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Combating the opioid crisis with education

Panel of UA experts talk opioids

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Olivia Jones | The Daily Wildcat Undergraduate Biological Research Program Ambassadors club president Tiffany Cho, left, listens to the opioid panel consisting of Dr. Todd Vanderah, Dr. Katherine Hiller and Dr. Steven Dudley at the Life Science South Atrium on Oct. 17.

The Undergraduate Biological Research Program (UBRP) Ambassadors club hosted a opioid panel in the Life Sciences South Atrium on campus Oct. 17. 

The panel was open to the public in order to educate people about research and health care perspectives concerning the current U.S. opioid epidemic.

The panel consisted of University of Arizona faculty Dr. Todd Vanderah, head of the department of pharmacology; Dr. Steven Dudley, in the department of toxicology; and Dr. Katherine Hiller, with the department of emergency medicine.

“This panel is important because it addresses a growing crisis in the United States,” Tiffany Cho, UBRP club president and neuroscience and cognitive science junior, said.

According to the National Institute on Drug Abuse website, regular use of opioids can lead to dependence on the drugs. Misuse of opioid pain relievers can lead to overdose and death.

Opioids are a class of drugs that include the illegal drug heroin, synthetic opioids such as fentanyl and pain relievers available legally by prescription, such as oxycodone, hydrocodone, codeine, morphine and methadone, according to the Centers for Disease Control and Prevention website.

Opioids are narcotics that affect the brain stem and amount of dopamine released in the brain. Many different opioids work at similar receptors in the brain. These receptors will emit dopamine at different rates, which is the body’s reward response, Vanderah said.

According to Vanderah, an average of two Arizonans per day die from narcotic-related causes. "Narcotic" refers to substances that bind at opioid receptors, and they are often combined with other types of drugs.

“You can blame hospitals for over-prescriptions, not just doctors,” Vanderah said. “Hospitals are pressured for getting higher ratings and less complaints from patients that would make their scores lower, making less people [use] their facilities.”

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Vanderah said 290 million narcotic prescriptions were written in the U.S. in 2016. He noted that the number could be skewed by some people having multiple prescriptions.

Hiller agreed that hospitals are feeling pressure to get good ratings.

“Every patient comes with an expectation [that] every patient leaves with something," Hiller said. "A better way to look at satisfaction is looking at what are their expectations, and are they realistic.”

Those expectations are sometimes not based in science, as an example Vanderah gave showed.

“Patient rating systems that say a friend had a similar surgery and [had] more pills given to them, so the patient expects to get the same amount of pills,” Vanderah said.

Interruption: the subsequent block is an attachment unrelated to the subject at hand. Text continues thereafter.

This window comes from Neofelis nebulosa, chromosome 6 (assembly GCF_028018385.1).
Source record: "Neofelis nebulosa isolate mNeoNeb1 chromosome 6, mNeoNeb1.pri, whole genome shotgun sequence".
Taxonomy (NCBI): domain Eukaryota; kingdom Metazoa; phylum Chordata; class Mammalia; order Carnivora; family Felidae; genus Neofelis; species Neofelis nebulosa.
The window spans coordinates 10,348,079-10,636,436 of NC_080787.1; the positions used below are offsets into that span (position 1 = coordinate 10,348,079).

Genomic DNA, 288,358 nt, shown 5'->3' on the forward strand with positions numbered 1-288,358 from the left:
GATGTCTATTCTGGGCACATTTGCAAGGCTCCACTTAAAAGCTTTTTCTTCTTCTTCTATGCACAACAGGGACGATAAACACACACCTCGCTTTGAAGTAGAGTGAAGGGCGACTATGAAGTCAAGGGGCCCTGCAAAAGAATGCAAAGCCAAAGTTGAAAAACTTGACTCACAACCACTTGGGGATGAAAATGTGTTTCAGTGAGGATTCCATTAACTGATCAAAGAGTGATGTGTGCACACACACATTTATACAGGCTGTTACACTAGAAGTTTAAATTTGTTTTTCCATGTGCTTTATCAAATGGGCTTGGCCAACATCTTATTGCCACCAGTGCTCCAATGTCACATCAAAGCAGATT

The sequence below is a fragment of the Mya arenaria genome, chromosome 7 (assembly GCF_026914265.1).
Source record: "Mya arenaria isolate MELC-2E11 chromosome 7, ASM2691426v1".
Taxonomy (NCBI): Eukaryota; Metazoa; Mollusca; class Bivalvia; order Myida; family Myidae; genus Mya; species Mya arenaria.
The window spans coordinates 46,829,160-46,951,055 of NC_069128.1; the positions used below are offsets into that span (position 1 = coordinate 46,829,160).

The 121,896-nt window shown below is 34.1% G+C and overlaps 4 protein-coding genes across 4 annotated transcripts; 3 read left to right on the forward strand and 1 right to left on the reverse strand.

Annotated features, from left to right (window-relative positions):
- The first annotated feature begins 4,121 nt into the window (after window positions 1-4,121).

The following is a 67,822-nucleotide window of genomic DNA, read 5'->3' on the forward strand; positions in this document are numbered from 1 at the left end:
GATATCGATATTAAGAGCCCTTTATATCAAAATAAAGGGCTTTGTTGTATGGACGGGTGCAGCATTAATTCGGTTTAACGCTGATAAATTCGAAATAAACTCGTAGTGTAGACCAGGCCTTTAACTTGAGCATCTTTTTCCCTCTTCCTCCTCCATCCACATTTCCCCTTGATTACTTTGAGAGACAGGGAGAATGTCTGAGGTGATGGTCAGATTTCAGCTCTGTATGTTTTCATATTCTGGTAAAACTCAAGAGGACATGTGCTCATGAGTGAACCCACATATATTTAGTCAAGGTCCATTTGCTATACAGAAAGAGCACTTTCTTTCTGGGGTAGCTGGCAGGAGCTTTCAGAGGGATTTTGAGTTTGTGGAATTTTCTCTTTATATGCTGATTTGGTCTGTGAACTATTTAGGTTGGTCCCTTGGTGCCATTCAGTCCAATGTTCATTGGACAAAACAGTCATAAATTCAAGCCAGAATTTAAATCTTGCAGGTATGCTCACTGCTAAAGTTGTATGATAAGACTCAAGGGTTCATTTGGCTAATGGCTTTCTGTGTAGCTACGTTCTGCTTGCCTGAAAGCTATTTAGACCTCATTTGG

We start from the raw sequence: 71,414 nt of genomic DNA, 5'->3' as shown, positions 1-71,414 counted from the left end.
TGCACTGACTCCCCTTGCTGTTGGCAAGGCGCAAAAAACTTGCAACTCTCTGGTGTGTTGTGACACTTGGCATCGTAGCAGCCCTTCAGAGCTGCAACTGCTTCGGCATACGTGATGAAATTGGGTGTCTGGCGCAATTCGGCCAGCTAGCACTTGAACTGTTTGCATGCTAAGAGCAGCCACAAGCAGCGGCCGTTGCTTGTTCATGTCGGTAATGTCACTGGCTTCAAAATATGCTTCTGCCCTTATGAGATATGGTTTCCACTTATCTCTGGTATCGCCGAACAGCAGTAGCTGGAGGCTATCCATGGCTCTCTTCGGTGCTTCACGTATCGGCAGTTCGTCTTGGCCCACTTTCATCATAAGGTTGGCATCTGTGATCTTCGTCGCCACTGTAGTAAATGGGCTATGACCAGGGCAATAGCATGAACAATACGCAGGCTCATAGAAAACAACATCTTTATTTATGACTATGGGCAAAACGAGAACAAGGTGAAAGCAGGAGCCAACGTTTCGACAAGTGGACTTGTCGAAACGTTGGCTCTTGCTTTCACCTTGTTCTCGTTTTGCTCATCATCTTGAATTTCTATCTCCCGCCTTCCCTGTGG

Opioids aren’t prescribed in other countries as much as in the U.S., according to the a CNBC article, and the used opioid supply is 95 percent larger in the U.S. than in any other country, 

“The U.S. has 100 million people suffering from some type of chronic pain," Vanderah said. "We don’t have much more methods for treatment than just prescribing pills."

Miguel Pacheco, a biochemistry senior who attended the panel, said that seems to be a U.S.-centric problem.

“Seems like [other] countries aren’t using more holistic methods, just fewer pills [than the U.S.],” Pacheco said.

However, Maggie Kautz, an optical science and engineering junior who also attended the panel, said she thinks a holistic approach is better.

“It astounds me how eager Americans are to get pill pills, because they should focus on more holistic methods,” Kautz said.

Vanderah is currently studying cannabinoids as a replacement painkiller for bone pain with a five-year grant from the Investigational New Drug program. 

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“Our research has found if you remove the psychotropic factors, cannabinoids don’t only help with pains, they can rebuild bone as well,” Vanderah said.

Primary-care physicians are the primary prescribers for opioids. One solution, according to Hiller, is to update the prescription drug monitoring program that pharmacies can access, which tells medicine prescribers how much, how often and how long ago the other opioids were prescribed to a patient.

According to Dudley, 27 to 31 states have a collective database of the monitoring program. 

“There is no national program yet, but it is becoming more mandatory to check [the monitoring program],” Dudley said.

Hiller said many people are afraid to get help because they don't want to get in legal trouble.

“There is a lot of societal pressure for [not] calling emergency first-responders in fear of getting in trouble with the police,” Hiller said.

Hiller said that cultural mistrust of medical professionals just makes giving care more difficult.

“My goal in the emergency department isn’t to be mean and deny medication, it's to make you better," Hiller said. "We have many rehab places in Tucson and 24-hour social workers in the emergency department.”

Hiller said she's optimistic for the future, as with better training, current and future doctors and nurse practitioners could make a big difference by not defaulting to opioids.

“We have things that we as prescribers have control over, like writing less prescriptions,” Hiller said.


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